This article was originally published here
JMIR Res Protoc. 2021 Mar 1;10(3):e24198. doi: 10.2196/24198.
BACKGROUND: Transgender and gender diverse (TGD) adults in the United States experience health disparities, especially in HIV infection. Medical gender affirmation (eg, hormone therapy and gender-affirming surgeries) is known to be medically necessary and to improve some health conditions. To our knowledge, however, no studies have assessed the effects of gender-affirming medical care on HIV-related outcomes.
OBJECTIVE: This study aims to evaluate the effects of medical gender affirmation on HIV-related outcomes among TGD primary care patients. Secondary objectives include characterizing mental health, quality of life, and unmet medical gender affirmation needs.
METHODS: LEGACY is a longitudinal, multisite, clinic-based cohort of adult TGD primary care patients from two federally qualified community health centers in the United States: Fenway Health in Boston, and Callen-Lorde Community Health Center in New York. Eligible adult TGD patients contribute electronic health record data to the LEGACY research data warehouse (RDW). Patients are also offered the option to participate in patient-reported surveys for 1 year of follow-up (baseline, 6-month, and 12-month assessments) with optional HIV and sexually transmitted infection (STI) testing. Biobehavioral data from the RDW, surveys, and biospecimen collection are linked. HIV-related clinical outcomes include pre-exposure prophylaxis uptake (patients without HIV), viral suppression (patients with HIV), and anogenital STI diagnoses (all patients). Medical gender affirmation includes hormones, surgeries, and nonhormonal and nonsurgical interventions (eg, voice therapy).
RESULTS: The contract began in April 2018. The cohort design was informed by focus groups with TGD patients (n=28) conducted between August-October 2018 and in collaboration with a community advisory board, scientific advisory board, and site-specific research support coalitions. Prospective cohort enrollment began in February 2019, with enrollment expected to continue through August 2020. As of April 2020, 7821 patients are enrolled in the LEGACY RDW and 1756 have completed a baseline survey. Participants have a median age of 29 years (IQR 11; range 18-82). More than one-third (39.7%) are racial or ethnic minorities (1070/7821, 13.68% Black; 475/7821, 6.07% multiracial; 439/7821, 5.61% Asian or Pacific Islander; 1120/7821, 14.32% other or missing) and 14.73% (1152/7821) are Hispanic or Latinx. By gender identity, participants identify as 33.79% (2643/7821) male, 37.07% (2900/7821) female, 21.74% (1700/7821) nonbinary, and 7.39% (578/7821) are unsure or have missing data. Approximately half (52.0%) of the cohort was assigned female sex at birth, and 5.4% (421/7821) are living with HIV infection.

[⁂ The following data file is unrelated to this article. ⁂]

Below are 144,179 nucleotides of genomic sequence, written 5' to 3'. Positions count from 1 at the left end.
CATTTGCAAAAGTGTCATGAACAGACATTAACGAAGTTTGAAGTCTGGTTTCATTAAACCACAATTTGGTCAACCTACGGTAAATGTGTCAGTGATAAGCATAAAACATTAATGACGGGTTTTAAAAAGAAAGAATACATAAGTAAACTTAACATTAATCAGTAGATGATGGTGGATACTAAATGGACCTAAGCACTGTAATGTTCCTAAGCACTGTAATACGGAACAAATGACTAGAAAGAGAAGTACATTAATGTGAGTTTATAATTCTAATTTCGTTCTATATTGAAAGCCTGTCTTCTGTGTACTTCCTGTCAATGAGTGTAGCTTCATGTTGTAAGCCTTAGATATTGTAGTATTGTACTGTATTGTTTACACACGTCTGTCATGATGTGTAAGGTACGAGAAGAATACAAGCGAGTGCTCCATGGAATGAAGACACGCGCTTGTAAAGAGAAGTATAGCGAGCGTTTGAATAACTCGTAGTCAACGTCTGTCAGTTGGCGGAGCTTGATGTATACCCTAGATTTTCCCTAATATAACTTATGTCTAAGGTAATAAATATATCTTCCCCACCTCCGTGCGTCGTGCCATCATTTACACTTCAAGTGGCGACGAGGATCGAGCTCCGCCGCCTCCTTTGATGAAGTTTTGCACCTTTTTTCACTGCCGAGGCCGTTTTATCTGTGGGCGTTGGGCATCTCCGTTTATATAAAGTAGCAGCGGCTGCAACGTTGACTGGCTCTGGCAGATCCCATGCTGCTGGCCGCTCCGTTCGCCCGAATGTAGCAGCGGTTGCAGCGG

CONCLUSIONS: LEGACY is an unprecedented opportunity to evaluate the impact of medical gender affirmation on HIV-related health. The study uses a comprehensive research methodology linking TGD patient biobehavioral longitudinal data from multiple sources. Patient-centeredness and scientific rigor are assured through the ongoing engagement of TGD communities, clinicians, scientists, and site clinical staff undergirded by epidemiological methodology. Findings will inform evidence-based clinical care for TGD patients, including optimal interventions to improve HIV-related outcomes.
INTERNATIONAL REGISTERED REPORT IDENTIFIER (IRRID): DERR1-10.2196/24198.